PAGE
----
Dahlias can be planted as Seeds, Cuttings or Tubers.
Last year I just did Tubers, and they were badly munched by slugs, although as you can see from the picture above, I did get some rather good blooms. This year, i'm trying all 3.
Last week though was the turn of the Tubers. I've ordered some in from JP Parkers, and then i've Split and potted up mine from last year.
I stored mine overwinter in wood shavings, in my greenhouse. - They all seem to have come through very nicely, although there is evidence that they were sharing the bedding with something (mouse?) at some point during the winter.
I'm potting them all up and letting them shoot in the Polytunnel for the next few weeks until the danger of Frost is past, - you can see that the Tubers already have lovely fat buds on them. If they produce more than a couple of stems, then i'll take cuttings, and root them as well, - however with 110 pots of Dahlias already in the Polytunnel I won't need too many more. I've also grown from seeds, and the seedlings are coming up nicely in my greenhouse. - My previous experiences of seed grown Dahlias is that they are usually single flowers, - great for the bees, but not so good at lasting when cut, So we'll see.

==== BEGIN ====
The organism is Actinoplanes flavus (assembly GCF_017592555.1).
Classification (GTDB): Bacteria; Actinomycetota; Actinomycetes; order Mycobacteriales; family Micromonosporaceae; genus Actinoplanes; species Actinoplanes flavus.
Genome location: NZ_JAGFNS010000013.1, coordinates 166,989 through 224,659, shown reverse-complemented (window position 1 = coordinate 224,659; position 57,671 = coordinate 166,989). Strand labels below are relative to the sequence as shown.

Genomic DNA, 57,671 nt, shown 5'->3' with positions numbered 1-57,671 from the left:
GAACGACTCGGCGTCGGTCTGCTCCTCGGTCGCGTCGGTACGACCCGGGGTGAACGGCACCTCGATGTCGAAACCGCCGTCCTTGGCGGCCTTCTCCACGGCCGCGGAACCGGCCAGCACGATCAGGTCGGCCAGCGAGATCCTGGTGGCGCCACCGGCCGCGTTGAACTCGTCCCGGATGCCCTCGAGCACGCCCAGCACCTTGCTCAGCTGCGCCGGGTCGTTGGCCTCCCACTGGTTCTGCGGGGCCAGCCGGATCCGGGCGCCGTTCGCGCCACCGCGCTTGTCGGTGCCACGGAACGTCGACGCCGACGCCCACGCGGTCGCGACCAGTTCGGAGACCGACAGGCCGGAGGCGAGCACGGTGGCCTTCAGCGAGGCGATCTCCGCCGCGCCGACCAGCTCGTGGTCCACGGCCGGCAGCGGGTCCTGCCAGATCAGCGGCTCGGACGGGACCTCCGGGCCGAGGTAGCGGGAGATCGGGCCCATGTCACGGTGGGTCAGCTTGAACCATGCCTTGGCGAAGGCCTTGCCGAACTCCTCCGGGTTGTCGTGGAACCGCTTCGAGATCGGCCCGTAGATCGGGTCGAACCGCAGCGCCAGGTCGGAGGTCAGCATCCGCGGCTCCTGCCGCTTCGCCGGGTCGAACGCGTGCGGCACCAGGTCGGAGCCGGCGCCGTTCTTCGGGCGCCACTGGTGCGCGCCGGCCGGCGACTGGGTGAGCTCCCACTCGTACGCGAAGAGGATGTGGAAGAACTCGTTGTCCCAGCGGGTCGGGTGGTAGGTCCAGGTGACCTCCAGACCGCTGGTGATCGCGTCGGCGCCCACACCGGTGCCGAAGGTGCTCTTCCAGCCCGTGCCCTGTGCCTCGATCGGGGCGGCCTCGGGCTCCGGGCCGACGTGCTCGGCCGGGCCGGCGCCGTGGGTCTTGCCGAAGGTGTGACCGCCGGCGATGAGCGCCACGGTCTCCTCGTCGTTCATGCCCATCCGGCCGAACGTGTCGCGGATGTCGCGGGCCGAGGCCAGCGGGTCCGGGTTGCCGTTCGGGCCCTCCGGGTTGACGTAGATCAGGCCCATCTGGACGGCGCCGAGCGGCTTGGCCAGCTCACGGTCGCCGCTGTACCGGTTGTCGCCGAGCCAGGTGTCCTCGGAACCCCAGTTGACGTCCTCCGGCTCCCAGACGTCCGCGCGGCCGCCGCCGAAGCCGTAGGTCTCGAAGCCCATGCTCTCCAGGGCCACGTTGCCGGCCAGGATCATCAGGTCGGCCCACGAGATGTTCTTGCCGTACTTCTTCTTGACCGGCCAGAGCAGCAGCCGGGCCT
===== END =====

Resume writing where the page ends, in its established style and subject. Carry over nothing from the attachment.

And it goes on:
We've finished making 46 planting beds and the perennial border now, a massive boost by a big team of family and friends on Saturday, and a finishing off session with my boys on Sunday means the bulk of the hard labouring is done, - so the beds just need a good topping of Organic compost to be able to plant into.
and a big shout out to Brandon Hire in Guildford who have been so helpful to me with the kit that i've hired over the last couple of months. - Great Service, and keen prices, which really help when you're doing a big project.